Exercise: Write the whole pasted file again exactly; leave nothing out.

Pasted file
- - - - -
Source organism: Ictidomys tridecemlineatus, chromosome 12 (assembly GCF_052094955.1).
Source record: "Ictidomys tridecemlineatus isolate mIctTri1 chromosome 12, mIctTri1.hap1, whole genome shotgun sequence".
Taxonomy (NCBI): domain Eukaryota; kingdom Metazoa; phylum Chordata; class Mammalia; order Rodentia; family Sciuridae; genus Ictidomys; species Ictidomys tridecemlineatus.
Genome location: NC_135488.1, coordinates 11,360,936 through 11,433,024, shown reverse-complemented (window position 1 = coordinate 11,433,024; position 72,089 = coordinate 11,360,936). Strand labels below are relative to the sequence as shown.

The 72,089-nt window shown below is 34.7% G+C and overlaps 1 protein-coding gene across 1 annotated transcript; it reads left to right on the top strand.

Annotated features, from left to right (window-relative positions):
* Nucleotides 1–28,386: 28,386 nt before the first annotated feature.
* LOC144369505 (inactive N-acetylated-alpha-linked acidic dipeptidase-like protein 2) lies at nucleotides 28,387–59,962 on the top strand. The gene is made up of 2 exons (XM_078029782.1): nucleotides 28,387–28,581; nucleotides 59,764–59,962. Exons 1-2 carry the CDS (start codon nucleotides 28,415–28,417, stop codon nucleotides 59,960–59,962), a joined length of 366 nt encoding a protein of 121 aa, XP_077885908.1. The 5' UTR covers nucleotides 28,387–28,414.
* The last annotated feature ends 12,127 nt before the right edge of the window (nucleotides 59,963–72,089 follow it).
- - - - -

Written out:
Source organism: Ictidomys tridecemlineatus, chromosome 12 (assembly GCF_052094955.1).
Source record: "Ictidomys tridecemlineatus isolate mIctTri1 chromosome 12, mIctTri1.hap1, whole genome shotgun sequence".
Taxonomy (NCBI): domain Eukaryota; kingdom Metazoa; phylum Chordata; class Mammalia; order Rodentia; family Sciuridae; genus Ictidomys; species Ictidomys tridecemlineatus.
Genome location: NC_135488.1, coordinates 11,360,936 through 11,433,024, shown reverse-complemented (window position 1 = coordinate 11,433,024; position 72,089 = coordinate 11,360,936). Strand labels below are relative to the sequence as shown.

The 72,089-nt window shown below is 34.7% G+C and overlaps 1 protein-coding gene across 1 annotated transcript; it reads left to right on the top strand.

Annotated features, from left to right (window-relative positions):
* Nucleotides 1–28,386: 28,386 nt before the first annotated feature.
* LOC144369505 (inactive N-acetylated-alpha-linked acidic dipeptidase-like protein 2) lies at nucleotides 28,387–59,962 on the top strand. The gene is made up of 2 exons (XM_078029782.1): nucleotides 28,387–28,581; nucleotides 59,764–59,962. Exons 1-2 carry the CDS (start codon nucleotides 28,415–28,417, stop codon nucleotides 59,960–59,962), a joined length of 366 nt encoding a protein of 121 aa, XP_077885908.1. The 5' UTR covers nucleotides 28,387–28,414.
* The last annotated feature ends 12,127 nt before the right edge of the window (nucleotides 59,963–72,089 follow it).